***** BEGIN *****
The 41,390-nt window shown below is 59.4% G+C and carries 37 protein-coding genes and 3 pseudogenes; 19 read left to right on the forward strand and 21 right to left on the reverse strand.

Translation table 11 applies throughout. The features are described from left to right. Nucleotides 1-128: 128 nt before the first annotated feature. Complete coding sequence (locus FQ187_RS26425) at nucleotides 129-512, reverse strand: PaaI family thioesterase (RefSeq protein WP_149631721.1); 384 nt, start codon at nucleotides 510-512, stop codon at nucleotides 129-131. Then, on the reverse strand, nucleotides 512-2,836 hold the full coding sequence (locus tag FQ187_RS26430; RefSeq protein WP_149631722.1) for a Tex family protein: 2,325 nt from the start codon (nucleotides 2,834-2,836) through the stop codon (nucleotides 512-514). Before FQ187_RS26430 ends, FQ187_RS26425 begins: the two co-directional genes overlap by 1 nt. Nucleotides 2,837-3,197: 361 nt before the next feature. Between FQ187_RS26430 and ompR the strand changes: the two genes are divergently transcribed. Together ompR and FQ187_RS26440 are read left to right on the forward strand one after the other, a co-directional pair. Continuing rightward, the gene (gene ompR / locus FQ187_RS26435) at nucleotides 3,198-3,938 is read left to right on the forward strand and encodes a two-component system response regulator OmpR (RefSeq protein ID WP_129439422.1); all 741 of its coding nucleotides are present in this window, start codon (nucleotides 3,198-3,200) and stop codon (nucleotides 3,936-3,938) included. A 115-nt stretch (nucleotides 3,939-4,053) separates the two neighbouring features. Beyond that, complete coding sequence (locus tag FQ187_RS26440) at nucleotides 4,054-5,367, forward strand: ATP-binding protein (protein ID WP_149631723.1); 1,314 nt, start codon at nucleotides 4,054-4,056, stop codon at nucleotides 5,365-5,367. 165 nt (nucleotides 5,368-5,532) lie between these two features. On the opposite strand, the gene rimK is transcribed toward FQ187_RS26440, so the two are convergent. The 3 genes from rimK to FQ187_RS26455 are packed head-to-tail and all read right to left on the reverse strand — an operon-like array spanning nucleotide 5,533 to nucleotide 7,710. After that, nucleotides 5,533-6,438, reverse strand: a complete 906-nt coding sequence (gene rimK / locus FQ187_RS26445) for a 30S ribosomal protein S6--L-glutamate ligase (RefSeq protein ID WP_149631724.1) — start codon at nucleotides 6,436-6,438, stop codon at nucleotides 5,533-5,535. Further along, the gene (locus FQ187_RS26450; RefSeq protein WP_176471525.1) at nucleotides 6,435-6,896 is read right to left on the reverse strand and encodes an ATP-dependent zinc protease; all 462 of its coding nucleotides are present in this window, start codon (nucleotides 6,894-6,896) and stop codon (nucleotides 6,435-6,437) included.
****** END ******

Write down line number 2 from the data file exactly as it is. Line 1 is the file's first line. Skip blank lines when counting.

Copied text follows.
Translation table 11 applies throughout. The features are described from left to right. Nucleotides 1-128: 128 nt before the first annotated feature. Complete coding sequence (locus FQ187_RS26425) at nucleotides 129-512, reverse strand: PaaI family thioesterase (RefSeq protein WP_149631721.1); 384 nt, start codon at nucleotides 510-512, stop codon at nucleotides 129-131. Then, on the reverse strand, nucleotides 512-2,836 hold the full coding sequence (locus tag FQ187_RS26430; RefSeq protein WP_149631722.1) for a Tex family protein: 2,325 nt from the start codon (nucleotides 2,834-2,836) through the stop codon (nucleotides 512-514). Before FQ187_RS26430 ends, FQ187_RS26425 begins: the two co-directional genes overlap by 1 nt. Nucleotides 2,837-3,197: 361 nt before the next feature. Between FQ187_RS26430 and ompR the strand changes: the two genes are divergently transcribed. Together ompR and FQ187_RS26440 are read left to right on the forward strand one after the other, a co-directional pair. Continuing rightward, the gene (gene ompR / locus FQ187_RS26435) at nucleotides 3,198-3,938 is read left to right on the forward strand and encodes a two-component system response regulator OmpR (RefSeq protein ID WP_129439422.1); all 741 of its coding nucleotides are present in this window, start codon (nucleotides 3,198-3,200) and stop codon (nucleotides 3,936-3,938) included. A 115-nt stretch (nucleotides 3,939-4,053) separates the two neighbouring features. Beyond that, complete coding sequence (locus tag FQ187_RS26440) at nucleotides 4,054-5,367, forward strand: ATP-binding protein (protein ID WP_149631723.1); 1,314 nt, start codon at nucleotides 4,054-4,056, stop codon at nucleotides 5,365-5,367. 165 nt (nucleotides 5,368-5,532) lie between these two features. On the opposite strand, the gene rimK is transcribed toward FQ187_RS26440, so the two are convergent. The 3 genes from rimK to FQ187_RS26455 are packed head-to-tail and all read right to left on the reverse strand — an operon-like array spanning nucleotide 5,533 to nucleotide 7,710. After that, nucleotides 5,533-6,438, reverse strand: a complete 906-nt coding sequence (gene rimK / locus FQ187_RS26445) for a 30S ribosomal protein S6--L-glutamate ligase (RefSeq protein ID WP_149631724.1) — start codon at nucleotides 6,436-6,438, stop codon at nucleotides 5,533-5,535. Further along, the gene (locus FQ187_RS26450; RefSeq protein WP_176471525.1) at nucleotides 6,435-6,896 is read right to left on the reverse strand and encodes an ATP-dependent zinc protease; all 462 of its coding nucleotides are present in this window, start codon (nucleotides 6,894-6,896) and stop codon (nucleotides 6,435-6,437) included.